(Nov. 23, 2012) On May 25, 2012, the Parliament of Moldova passed the Law on Enforcement of Equality. The Law was promulgated by the President on May 28, 2012 (Moldovan Parliament Adopted Law on Protection of Gays’ Rights with Scandal [in Russian], ROSBALT.RU (May 25, 2012).) The Law will become effective on January 1, 2013. (Law No. 121, MONITORUL OFICIAL [official gazette, in Moldovan] 2012, Nr. 103, Item 355, Ministry of Justice website (last visited Nov. 13, 2012).) The implementation of the Law remains a subject of discussions among <?Moldova's lawyers, politicians, and the public, as certain aspects of it have created controversy. (New Scandal Threatens Stability and Harmony in Alliance for European Integration [in Russian], TRIBUNA.MD (Oct. 1, 2012).)
This comprehensive non-discrimination law states that its purpose is to prevent and fight against discrimination and ensure equal rights in political, economic, social, cultural, and other aspects of life for persons residing in Moldova, regardless of their race, skin color, nationality, ethnicity, language, religion, sex, age, limited abilities, political views, or any other factors (Law No. 121). The Law specifically targets discrimination committed by public authorities, the support of discrimination through mass media, the posting of discriminatory messages and symbols in public places, discrimination conducted by two or more persons, and racial segregation (id.).
Arbitration of conflicts resulting from discriminatory actions, punishment for discriminatory activity, and compensation for damages caused by discriminatory actions are among the methods of fighting discrimination set forth in the Law. Chapter 2 contains provisions that address discrimination in particular spheres of life, such as employment, trade in goods and services that are publicly accessible, and education (id.).
A special government agency for countering discrimination, the Council on Prevention of and Fighting Against Discrimination and Ensuring Equality, comprising five members appointed by the Parliament for five-year terms, was created under the Law. The Council will be entrusted with the right to review current legislation to determine if it meets anti-discrimination standards. It will also have the power to propose amendments to anti-discrimination legislation, issue expert conclusions on relevant bills under Parliament’s consideration, monitor implementation of the legislation, and hear appeals. Disciplinary, administrative, civil, and criminal measures are foreseen for violating anti-discrimination legislation (id.).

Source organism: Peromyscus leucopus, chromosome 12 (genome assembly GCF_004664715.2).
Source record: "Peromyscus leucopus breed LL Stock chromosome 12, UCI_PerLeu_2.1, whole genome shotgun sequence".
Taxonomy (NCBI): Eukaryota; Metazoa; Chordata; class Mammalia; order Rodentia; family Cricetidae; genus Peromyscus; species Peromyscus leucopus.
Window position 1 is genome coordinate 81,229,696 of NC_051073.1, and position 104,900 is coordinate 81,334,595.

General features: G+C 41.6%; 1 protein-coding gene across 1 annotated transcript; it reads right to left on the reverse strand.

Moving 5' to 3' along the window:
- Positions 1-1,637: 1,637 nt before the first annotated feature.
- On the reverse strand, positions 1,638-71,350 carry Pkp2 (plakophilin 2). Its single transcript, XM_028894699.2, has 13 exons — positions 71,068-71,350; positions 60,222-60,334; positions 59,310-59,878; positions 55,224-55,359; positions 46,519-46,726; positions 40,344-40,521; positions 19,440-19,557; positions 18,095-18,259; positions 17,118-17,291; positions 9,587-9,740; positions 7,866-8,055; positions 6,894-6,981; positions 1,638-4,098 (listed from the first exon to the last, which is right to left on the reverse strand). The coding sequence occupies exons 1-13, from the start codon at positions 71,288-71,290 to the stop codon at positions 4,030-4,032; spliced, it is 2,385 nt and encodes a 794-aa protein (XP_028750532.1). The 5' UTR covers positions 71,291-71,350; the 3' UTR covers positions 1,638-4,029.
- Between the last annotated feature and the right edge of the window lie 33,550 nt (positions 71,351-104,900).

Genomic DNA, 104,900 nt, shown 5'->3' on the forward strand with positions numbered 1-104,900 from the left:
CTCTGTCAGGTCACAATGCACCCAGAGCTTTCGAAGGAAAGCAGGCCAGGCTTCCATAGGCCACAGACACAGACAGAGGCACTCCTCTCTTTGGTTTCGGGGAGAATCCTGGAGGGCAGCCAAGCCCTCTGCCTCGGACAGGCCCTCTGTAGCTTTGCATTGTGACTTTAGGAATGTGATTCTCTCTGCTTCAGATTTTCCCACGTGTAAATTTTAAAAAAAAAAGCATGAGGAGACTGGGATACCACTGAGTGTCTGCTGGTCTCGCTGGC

Factors Influencing Adoption of the Law
Before the adoption of the Law, a survey published in 2011 demonstrated that Moldovans considered discrimination to be one of the major problems facing the country, along with high unemployment, price increases, an underdeveloped economy, and low retirement benefits (SOROS FOUNDATION OF MOLDOVA, PERCEPTIONS OF THE POPULATION OF THE REPUBLIC OF MOLDOVA ON DISCRIMINATION: SOCIOLOGICAL STUDY 12 (last visited Nov. 13, 2012)). It appears that among the groups affected most by discrimination in Moldova are people with mental and physical disabilities (68% and 66% of respondents respectively), the poor (59%), HIV-positive individuals (56%), the elderly (50%), representatives of the gay and lesbian community (49%), the Roma people (48%), and women (32%) (id. at 5).
The Office of the United Nations High Commissioner for Human Rights has continuously urged the adoption of the anti-discrimination legislation (Moldova Urged by UN Human Rights Office to Adopt Anti-Discrimination Law, UN NEWS CENTRE (May 11, 2012)), and its adoption was required under the EU-Moldova action plan on visa liberalization (EU-Republic of Moldova Visa Dialogue: Action Plan on Visa Liberalization, EU Action Plans website (Dec. 16, 2010) [click on the link for the English or the Romanian version]). As some observers reported, the EU requirement had a major impact on the adoption of the Law, as without EU pressure and the promise of reward, the Moldovan lawmakers would, it is argued, never have adopted it (Viorel Ursu, How the European Union Persuaded Moldova to Fight Discrimination, EASTBOOK.EU (July 30, 2012)).
Reactions to the New Law
The most contentious provision in the Law appears to be the one that outlaws discrimination on the basis of sexual orientation (Moldova Urged by UN Human Rights Office to Adopt Anti-Discrimination Law, supra). The Moldovan Orthodox Church condemned the Law, declaring that it “legalizes harlotry through enabling gay parades and propaganda of the gay life style” (Moldovan Parliament Adopted Law on Protection of Gays’ Rights with Scandal, supra).
The Russian Orthodox Church also expressed its dissatisfaction with the Law. As mentioned in a statement of the Sacred Sinod (the highest authority) of the Russian Orthodox Church, the Church “protests against the legalization of evil and the declaration of sinful behavior as ordinary activity.” It calls on Moldovan authorities to resist “attempts of propaganda of sexual perversion” and to take steps to amend the law in order to comply with the will of the majority of Moldovan citizens (Declaration of the Sacred Sinod with Regard to Adoption of the Law on Ensuring Equality in the Republic of Moldova [in Russian], Moscow Patriarchate of the Russian Orthodox Church website (June 7, 2012)).
In addition, a Moldovan Communist Party leader told the media of his intention to set up a popular referendum to strike down the Law (Moldovan Communists Intend to Strike Down the Law on Equality [in Russian], DNIESTR: NEWS AND COMMENTS (May 29, 2012)).
Prepared by Virab Khachatryan, Law Library contract Foreign Law Specialist, under the supervision of Peter Roudik, Director of Legal Research.